LouisianaMust use hands-free in signed school zonesBanned for all novice drivers
    MaineHands-free use onlyBanned for learner’s permit & intermediate license holders
    MarylandHands-free use onlyBanned for drivers under 18
    MassachusettsHands-free use onlyBanned for drivers under 18
    MichiganN/ABanned for learner’s permit & intermediate license holders, except Integrated Voice Operating Systems
    MinnesotaHands-free use onlyBanned for learner’s permit & those who hold a provisional license for under 12 months
    MississippiN/A N/A
    MissouriN/A N/A
    MontanaN/A N/A
    NebraskaN/ABanned for learner’s permit & intermediate license holders under 18
    NevadaHands-free use only N/A
    New HampshireHands-free use onlyBanned for drivers under 18
    New JerseyHands-free use onlyBanned for learner’s permit & intermediate license holders
    New Mexico*Hands-free use required in some cities, but not state-wideBanned for learner’s permit & intermediate license holders
    New YorkHands-free use only N/A
    North CarolinaN/ABanned for drivers under 18
    North DakotaN/ABanned for drivers under 18
    OhioN/ABanned for drivers under 18
    OklahomaHands-free use required by those with learner’s permit and intermediate licenses N/A
    OregonHands-free use onlyBanned for drivers under 18
    PennsylvaniaN/A N/A
    Rhode IslandHands-free use onlyBanned for drivers under 18
    South CarolinaN/A N/A
    South DakotaN/ABanned for learner’s permit & intermediate license holders
    TennesseeHands-free use onlyBanned for learner’s permit & intermediate license holders
    TexasMust use hands-free in signed school zones & propertyBanned for drivers under 18
    UtahN/ABanned for drivers under 18
    VermontHands-free use onlyBanned for drivers under 18
    VirginiaHands-free use onlyBanned for drivers under 18
    WashingtonHands-free use onlyBanned for learner’s permit & intermediate license holders
    West VirginiaHands-free use onlyBanned for learner’s permit & intermediate license holders under 18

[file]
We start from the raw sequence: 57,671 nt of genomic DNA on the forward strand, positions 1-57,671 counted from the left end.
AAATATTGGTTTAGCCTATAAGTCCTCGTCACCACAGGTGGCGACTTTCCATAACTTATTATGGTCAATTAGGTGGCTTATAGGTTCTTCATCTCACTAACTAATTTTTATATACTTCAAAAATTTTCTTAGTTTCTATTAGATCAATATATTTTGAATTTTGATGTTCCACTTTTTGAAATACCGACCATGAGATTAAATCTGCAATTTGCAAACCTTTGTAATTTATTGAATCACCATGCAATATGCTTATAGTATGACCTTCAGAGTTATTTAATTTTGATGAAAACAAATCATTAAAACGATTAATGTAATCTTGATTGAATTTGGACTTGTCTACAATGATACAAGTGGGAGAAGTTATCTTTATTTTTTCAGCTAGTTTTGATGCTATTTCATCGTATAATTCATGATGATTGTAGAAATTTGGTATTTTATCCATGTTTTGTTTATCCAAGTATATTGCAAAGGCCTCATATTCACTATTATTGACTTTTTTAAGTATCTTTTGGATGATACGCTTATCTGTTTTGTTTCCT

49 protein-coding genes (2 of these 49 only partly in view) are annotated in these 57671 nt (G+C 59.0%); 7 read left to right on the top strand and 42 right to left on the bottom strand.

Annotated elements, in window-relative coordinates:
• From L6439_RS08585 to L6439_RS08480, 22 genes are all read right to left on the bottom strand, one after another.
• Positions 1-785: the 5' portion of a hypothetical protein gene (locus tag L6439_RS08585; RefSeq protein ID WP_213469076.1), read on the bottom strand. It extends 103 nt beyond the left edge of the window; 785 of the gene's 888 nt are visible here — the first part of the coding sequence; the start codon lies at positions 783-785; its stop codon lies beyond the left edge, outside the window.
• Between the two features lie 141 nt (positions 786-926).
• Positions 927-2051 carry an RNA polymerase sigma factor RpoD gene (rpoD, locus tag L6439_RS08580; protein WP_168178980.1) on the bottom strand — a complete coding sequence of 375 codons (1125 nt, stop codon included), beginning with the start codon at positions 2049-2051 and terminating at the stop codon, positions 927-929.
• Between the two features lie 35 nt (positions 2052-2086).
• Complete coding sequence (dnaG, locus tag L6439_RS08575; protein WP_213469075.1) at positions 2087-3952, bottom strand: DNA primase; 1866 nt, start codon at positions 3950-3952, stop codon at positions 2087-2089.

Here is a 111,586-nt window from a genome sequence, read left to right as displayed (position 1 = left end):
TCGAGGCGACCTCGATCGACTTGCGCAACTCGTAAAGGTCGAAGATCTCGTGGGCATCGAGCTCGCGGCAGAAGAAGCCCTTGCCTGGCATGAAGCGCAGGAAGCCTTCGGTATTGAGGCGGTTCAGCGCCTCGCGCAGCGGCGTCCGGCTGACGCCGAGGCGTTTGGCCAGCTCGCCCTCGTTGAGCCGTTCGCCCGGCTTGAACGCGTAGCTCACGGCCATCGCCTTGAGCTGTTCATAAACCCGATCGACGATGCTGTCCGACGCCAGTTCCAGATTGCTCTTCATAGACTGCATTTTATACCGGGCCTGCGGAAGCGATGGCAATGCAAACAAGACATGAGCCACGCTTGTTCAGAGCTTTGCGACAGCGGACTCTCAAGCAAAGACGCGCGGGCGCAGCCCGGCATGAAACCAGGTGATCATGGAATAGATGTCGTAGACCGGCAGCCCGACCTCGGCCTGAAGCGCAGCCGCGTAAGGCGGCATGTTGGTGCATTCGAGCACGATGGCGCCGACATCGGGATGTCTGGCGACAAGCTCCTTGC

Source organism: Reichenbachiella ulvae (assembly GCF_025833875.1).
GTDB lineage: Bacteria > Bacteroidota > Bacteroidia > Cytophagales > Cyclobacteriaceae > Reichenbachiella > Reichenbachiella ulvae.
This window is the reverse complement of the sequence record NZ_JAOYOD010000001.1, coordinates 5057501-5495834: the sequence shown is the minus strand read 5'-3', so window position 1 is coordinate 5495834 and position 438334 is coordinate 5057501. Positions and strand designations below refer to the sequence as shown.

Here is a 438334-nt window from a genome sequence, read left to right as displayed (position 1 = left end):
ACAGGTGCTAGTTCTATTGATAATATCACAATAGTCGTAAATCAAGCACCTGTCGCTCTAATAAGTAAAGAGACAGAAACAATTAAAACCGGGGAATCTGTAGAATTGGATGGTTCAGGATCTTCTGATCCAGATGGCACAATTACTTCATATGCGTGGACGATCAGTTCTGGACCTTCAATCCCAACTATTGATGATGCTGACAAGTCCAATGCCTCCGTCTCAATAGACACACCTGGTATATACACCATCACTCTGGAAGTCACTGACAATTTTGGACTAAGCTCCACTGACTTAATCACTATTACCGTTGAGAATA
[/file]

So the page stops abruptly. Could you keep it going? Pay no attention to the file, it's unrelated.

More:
WisconsinMust use hands-free in highway construction areasBanned for learner’s permit & intermediate license holders
    WyomingN/A N/A

    How much is a ticket for texting and driving?

    Ticket fines vary by state, from $25 up to thousands for the first offense, and fines increase for subsequent offenses. Some states have a “points system,” where different violations earn a certain number of points. If you rack up too many points, your license can be suspended or revoked. Adding a high number of points increases the likelihood of an insurance rate increase or license suspension. Many states have stricter laws and increased penalties for breaking cell phone laws while driving in a school zone, and have more strict regulations for school bus drivers and commercial drivers as well.    

    Most states consider texting while driving a Primary Law, but a few states consider it a Secondary Law where drivers can only be stopped if texting while committing another traffic violation.  

    What happens to my insurance after a texting and driving ticket

    Insurance rates are based on risk, and insurance companies evaluate the amount of risk it takes to insure a driver based partly upon traffic violations. These violations, including tickets for speeding, texting while driving or traffic accidents can cause insurance rates to rise.

    In particular, young drivers are considered a higher risk and are generally more costly to insure, even with no tickets or accidents on record. It is important to discuss texting while driving with teen drivers. Many insurance companies offer a written “contract” online to open the discussion with your teen and to agree to consequences if the contract is broken.   

    The takeaway

    • Texting while driving causes thousands of accidents and fatalities every year.
    • Many states have laws surrounding the use of mobile devices while driving.
    • You may be ticketed, have your license suspended or even face jail time if you text while driving.
    • Insurance premiums may increase if you are ticketed for distracted driving.

    We all face the temptation to look at our phones while driving, but it is important to consider the potential costs of distraction. These include the possibility of an accident, the chance of a fatality, the financial impact of a ticket, the inconvenience of a suspended license and the possible increase in insurance premiums. The key to avoiding an accident or the penalties of receiving a ticket for texting while driving is prevention. Send texts before a trip starts, pull over if you need to make a call or send a text or wait until you reach your destination to look at your phone.

    When considering the dire consequences of texting and driving, the most important thing to remember is that there is no text or phone call more important than your life and the lives of others.